# Numerical voodoo in mathematica? [closed]

So, I was doing some calculations in Mathematica, and came across the following paradox! (I may be exaggerating, but...) I wanted to solve the following equation:

$3.33333*10^{-15} - 3.33333*10^{-15} \exp(-t/5000000) = 10^{-122}$.

I used NSolve to solve this, and I got $t = 0.009951$.

To check the solution, when I substituted this back into the expression, I got: $1.59926*10^{-32}$ which is obviously not correct!

Anyone have an idea of what is going on?

• NSolve gives a machine-precision number while regular calculations give an arbitrary-precision number. This causes a rounding error and a fallacious answer especially when the expected answer is very small. – JungHwan Min Jul 27 '16 at 21:17
• Okay. Thanks for this. So, which is the fallacious answer? Is it the result from solving the equation of t = 0.009951, or the substituted check? – Thomas Moore Jul 27 '16 at 21:24
• I vote to close this question as unclear. It could be made more clear by including the code that you used to solve the equation. When I input the obvious : Solve[3.33333*10^-15 - 3.33333*10^-15*Exp[-t/5000000]==10^-122,t]  I get 0.0. – Mark McClure Jul 28 '16 at 11:56

To get exact output, use exact input (and please input your question using plain text Mathematica code that one can easily copy).

Clear[t];
x = Rationalize[3.33333];
eq = x*10^(-15) - x*Exp[-t/5000000]*10^(-15) == 10^(-122);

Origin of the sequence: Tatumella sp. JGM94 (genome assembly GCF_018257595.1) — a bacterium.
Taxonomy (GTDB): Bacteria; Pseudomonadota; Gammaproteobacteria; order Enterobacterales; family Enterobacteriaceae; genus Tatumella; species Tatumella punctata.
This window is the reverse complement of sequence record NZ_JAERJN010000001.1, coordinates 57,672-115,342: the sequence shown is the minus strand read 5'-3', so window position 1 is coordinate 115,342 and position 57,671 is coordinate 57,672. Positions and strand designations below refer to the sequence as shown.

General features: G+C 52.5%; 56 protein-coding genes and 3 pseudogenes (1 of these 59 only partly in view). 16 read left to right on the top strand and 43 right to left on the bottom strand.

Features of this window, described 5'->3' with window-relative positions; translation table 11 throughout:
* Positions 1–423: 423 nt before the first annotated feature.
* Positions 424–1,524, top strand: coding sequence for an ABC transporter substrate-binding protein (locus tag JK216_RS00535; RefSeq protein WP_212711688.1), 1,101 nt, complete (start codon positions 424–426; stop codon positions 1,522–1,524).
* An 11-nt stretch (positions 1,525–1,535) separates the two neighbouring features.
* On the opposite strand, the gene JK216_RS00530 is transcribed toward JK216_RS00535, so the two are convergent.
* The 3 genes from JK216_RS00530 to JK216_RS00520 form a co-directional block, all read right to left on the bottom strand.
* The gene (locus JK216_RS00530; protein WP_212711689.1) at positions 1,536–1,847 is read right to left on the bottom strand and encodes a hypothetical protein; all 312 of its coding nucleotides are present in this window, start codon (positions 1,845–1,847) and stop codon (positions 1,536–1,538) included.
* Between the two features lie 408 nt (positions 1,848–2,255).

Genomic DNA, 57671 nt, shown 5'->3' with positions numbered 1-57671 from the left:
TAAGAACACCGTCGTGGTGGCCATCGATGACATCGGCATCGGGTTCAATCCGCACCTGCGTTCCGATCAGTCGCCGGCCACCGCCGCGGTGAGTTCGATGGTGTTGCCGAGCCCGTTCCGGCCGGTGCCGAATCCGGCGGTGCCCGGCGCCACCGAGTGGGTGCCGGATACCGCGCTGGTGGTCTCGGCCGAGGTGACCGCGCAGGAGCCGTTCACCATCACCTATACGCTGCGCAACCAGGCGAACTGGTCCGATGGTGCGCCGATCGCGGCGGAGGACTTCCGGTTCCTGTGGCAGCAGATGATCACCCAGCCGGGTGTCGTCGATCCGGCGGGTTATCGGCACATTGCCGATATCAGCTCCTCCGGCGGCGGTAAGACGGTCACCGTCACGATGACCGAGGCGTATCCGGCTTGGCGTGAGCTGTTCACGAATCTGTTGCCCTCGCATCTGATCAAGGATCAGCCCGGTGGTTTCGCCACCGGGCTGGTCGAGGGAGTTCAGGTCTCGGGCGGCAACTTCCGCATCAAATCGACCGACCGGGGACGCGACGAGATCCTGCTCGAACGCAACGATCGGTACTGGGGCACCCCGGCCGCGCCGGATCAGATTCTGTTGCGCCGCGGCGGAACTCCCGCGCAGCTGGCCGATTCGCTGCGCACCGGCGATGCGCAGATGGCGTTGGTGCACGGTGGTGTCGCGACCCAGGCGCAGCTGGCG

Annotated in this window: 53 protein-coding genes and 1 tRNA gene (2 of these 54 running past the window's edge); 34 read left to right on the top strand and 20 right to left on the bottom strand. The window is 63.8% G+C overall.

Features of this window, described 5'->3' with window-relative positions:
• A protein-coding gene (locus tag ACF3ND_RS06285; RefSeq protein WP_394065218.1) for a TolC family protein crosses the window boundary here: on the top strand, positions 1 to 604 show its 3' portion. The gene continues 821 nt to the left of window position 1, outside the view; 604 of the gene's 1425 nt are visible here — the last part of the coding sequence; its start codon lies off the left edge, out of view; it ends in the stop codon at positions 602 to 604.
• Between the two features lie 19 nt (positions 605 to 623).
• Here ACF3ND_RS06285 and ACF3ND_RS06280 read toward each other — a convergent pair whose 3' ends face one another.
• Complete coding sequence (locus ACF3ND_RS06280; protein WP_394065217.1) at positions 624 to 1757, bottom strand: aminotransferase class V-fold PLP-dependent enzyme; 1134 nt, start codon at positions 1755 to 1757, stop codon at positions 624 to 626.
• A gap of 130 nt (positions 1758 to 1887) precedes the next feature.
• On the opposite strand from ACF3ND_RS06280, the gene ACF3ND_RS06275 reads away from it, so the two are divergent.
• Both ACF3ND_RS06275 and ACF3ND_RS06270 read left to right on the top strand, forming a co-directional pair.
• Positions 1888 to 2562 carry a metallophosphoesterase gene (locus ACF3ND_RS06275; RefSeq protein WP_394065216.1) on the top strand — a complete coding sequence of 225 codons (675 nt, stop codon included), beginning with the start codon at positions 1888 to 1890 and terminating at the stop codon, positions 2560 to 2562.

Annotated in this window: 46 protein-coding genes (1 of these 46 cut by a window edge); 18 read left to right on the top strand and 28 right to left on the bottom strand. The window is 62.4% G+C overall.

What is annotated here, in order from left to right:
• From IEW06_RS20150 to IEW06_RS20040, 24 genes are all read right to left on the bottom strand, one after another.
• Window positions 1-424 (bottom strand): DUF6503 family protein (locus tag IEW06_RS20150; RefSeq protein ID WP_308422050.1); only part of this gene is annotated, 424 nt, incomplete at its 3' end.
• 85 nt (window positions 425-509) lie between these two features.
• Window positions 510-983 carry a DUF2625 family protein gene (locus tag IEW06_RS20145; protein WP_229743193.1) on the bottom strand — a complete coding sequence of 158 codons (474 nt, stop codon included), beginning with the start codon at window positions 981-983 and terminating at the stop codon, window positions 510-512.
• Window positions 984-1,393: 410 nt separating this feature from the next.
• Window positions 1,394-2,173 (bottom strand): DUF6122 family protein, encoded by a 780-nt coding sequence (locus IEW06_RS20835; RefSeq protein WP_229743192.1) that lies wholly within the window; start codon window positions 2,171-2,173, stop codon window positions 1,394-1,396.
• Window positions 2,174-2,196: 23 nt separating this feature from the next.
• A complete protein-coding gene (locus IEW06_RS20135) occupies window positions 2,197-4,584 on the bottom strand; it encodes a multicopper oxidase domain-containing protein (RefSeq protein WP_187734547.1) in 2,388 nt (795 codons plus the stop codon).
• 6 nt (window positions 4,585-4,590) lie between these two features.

sol = t /. First@Solve[eq, t];
sol = sol /. C -> 0 eq /. t -> sol t should be positive. Since

$MaxExtraPrecision = 1000; N[Log[333333000000000000000000000000000000000000000000000000000000000000000000\ 000000000000000000000000000000000000/ 3333329999999999999999999999999999999999999999999999999999999999999999999999\ 99999999999999999999999999999999], 1000] and this is little over zero, and it is being multiplied by 5000000 since t was so the final t should be little over exact zero. N[5000000 Log[ 333333000000000000000000000000000000000000000000000000000000000000000000000\ 000000000000000000000000000000000/ 333332999999999999999999999999999999999999999999999999999999999999999999999\ 999999999999999999999999999999999], 1000] • Hi. Thanks for this. So, if I take C = 0 in this calculation, t works out to be 0.009951, which is similar to what I got with NSolve. So, is t = 0.009951 the correct answer, or is it wrong? – Thomas Moore Jul 27 '16 at 21:23 • @ThomasMoore You are mistaken, taking C=0 Yields -3.45388*10^8 – Feyre Jul 27 '16 at 21:25 • @Feyre I think there is a typo in the Eq that Nasser posted. There should be a 10^(-15) in the first term, not 10^(15). – Thomas Moore Jul 27 '16 at 21:26 • @ThomasMoore will correct the typo now. It does not affect the process. (You see, if you pasted your code in plain text, I would not had to type it all over and make mistake :) – Nasser Jul 27 '16 at 21:28 • Okay, will remember that for next time. – Thomas Moore Jul 27 '16 at 21:28 The problems at hand comes from using inadequate numerical approximation. The equation behind is quite simple and it can be solved exactly, we put 10/3 instead of 3.33333 (if usual mathematical meaning is assumed use 333333/100000 instead of 10/3) : t0 = t /. Solve[10/3 (1 - Exp[-(t/5000000)]) 10^-15 == 10^-122, t, Reals]//First  5000000 (108 Log + 108 Log - Log - Log - Log - Log - Log - Log[128134821352182563257005775275977598174025940104318328372829269\ 39321359468931])  Numerically it can be well estimated with Block[{$MaxExtraPrecision = 200}, N[t0, 112]]